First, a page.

Life cycle of a honey bee

Categories: All about bees, Bee hive keeping, How to keep bees |

We tell here about the life cycle of a honey bee, you should know it, if you are raising bees for honey. In the winter, approximately a month and a half before the wintering of bees, the queen bee starts to lay eggs, and bees – to nurse coming out of the larvae. Brood has the space in the combs, which can be heated by the bees to a temperature of 34-35°C (93 F). The stronger hibernating family, the more space it will be able to heat and the larger clutch of eggs the queen can develop. On the first warm spring day when the air temperature is 12-15°C (53-59 F) bees start to fly out and thus exempt from the feces that have accumulated over the winter. After the cleaning flight the egg-productivity increases, and the young bees are gradually beginning to appear. Simultaneously with the birth of the young bees old bees die, and approximately one month later the bee hive population is updated. With the onset of spring sustainable warmth and the appearing of the fresh honey and pollen, the egg-laying of queen is greatly enhanced. Especially a lot of eggs (1 200-1 500 and more per day) queen lays in June. After this period,  egg laying reduces and at the end of August – beginning of September stops completely. Young queens, derived in the current year usually longer lay eggs in the autumn.

Life cycle of a honey bee - raising bees for honey (3)

In the first month after the start of the work of bees is usually seen a decline in the family: old bees die in greater numbers than the new ones are born. But soon the number of young bees increases. Strength of the family is growing, reaching a maximum in June. During the second half of spring the queens, especially the older ones, willingly lay drone eggs, drone brood appears and then drones.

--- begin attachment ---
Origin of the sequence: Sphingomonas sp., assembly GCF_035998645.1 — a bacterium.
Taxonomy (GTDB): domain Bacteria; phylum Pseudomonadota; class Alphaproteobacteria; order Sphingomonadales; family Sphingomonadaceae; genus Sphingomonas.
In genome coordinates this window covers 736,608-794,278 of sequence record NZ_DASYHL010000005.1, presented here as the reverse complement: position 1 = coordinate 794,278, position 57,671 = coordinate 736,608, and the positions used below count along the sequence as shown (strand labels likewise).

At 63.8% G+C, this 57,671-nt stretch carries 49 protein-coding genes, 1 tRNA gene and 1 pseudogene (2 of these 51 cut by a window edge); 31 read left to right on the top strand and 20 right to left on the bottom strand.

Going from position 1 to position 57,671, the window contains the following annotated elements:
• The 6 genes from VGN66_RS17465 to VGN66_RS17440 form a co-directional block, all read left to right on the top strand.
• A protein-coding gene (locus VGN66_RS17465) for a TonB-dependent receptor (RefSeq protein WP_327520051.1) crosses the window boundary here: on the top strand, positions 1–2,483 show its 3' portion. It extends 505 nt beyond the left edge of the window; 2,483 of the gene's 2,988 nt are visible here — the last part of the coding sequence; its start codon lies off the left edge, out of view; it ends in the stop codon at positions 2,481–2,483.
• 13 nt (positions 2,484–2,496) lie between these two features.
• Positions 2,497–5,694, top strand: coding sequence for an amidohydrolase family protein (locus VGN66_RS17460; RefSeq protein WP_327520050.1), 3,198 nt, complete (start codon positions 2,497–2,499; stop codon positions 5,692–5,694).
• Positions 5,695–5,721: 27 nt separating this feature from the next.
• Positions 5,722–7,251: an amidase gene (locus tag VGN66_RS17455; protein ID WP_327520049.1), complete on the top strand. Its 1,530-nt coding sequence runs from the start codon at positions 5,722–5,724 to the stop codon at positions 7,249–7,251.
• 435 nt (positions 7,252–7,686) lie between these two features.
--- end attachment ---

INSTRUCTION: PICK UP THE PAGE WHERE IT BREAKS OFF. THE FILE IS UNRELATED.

Swarming of Bees 

Swarming of bees is when the part of the worker bees with the queen fly away from the family to form a new family. The appearance of bowls with eggs and then swarm queens is the first sign that the family is preparing to swarm. The  queen gradually reduces the laying of eggs, and in the last days before swarm it almost never lays eggs. In such a family the usual ebullient work weakens. Bees fly less for a collection, and during the heat sit under the migratory board. When suddenly the weather turns bad and lasts several days, the bees often bite queen cells and destroy the larvae and pupae. With the onset of heat and harvest the bees again lay new queen cells and prepare to swarm. Queen cells are laid not all in one day, with some gaps, in a few days. Therefore, the young queens also do not appear at the same time, but at intervals of 1-2 days. After sealing the first queen cells, first swarm with the old queen goes. It is called the first swarm. When leaving a swarm, thousands of bees fly out of the notches, as if hurrying to leave the hive.The bees circle in the air, making a special, different from the usual, sounds. Experienced beekeeper, even at a great distance, without seeing the coming swarm can correctly define the output of swarm by these sounds. The queen goes out of the hive only when more than a half of the swarm has come out. It is in no hurry to take off. Only after walking along all the migratory board, it takes off and joins the swarm.